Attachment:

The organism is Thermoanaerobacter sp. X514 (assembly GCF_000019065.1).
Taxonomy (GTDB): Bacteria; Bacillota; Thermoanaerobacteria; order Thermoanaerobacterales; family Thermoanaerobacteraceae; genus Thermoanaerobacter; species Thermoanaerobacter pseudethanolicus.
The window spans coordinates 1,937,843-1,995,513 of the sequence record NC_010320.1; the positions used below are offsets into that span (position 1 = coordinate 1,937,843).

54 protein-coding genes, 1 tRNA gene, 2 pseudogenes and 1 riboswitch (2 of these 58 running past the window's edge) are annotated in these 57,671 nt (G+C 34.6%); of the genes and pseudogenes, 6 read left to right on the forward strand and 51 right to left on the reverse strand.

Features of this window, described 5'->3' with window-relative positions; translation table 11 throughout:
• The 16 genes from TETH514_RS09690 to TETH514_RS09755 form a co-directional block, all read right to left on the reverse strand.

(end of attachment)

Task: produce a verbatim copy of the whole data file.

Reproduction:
The organism is Thermoanaerobacter sp. X514 (assembly GCF_000019065.1).
Taxonomy (GTDB): Bacteria; Bacillota; Thermoanaerobacteria; order Thermoanaerobacterales; family Thermoanaerobacteraceae; genus Thermoanaerobacter; species Thermoanaerobacter pseudethanolicus.
The window spans coordinates 1,937,843-1,995,513 of the sequence record NC_010320.1; the positions used below are offsets into that span (position 1 = coordinate 1,937,843).

54 protein-coding genes, 1 tRNA gene, 2 pseudogenes and 1 riboswitch (2 of these 58 running past the window's edge) are annotated in these 57,671 nt (G+C 34.6%); of the genes and pseudogenes, 6 read left to right on the forward strand and 51 right to left on the reverse strand.

Features of this window, described 5'->3' with window-relative positions; translation table 11 throughout:
• The 16 genes from TETH514_RS09690 to TETH514_RS09755 form a co-directional block, all read right to left on the reverse strand.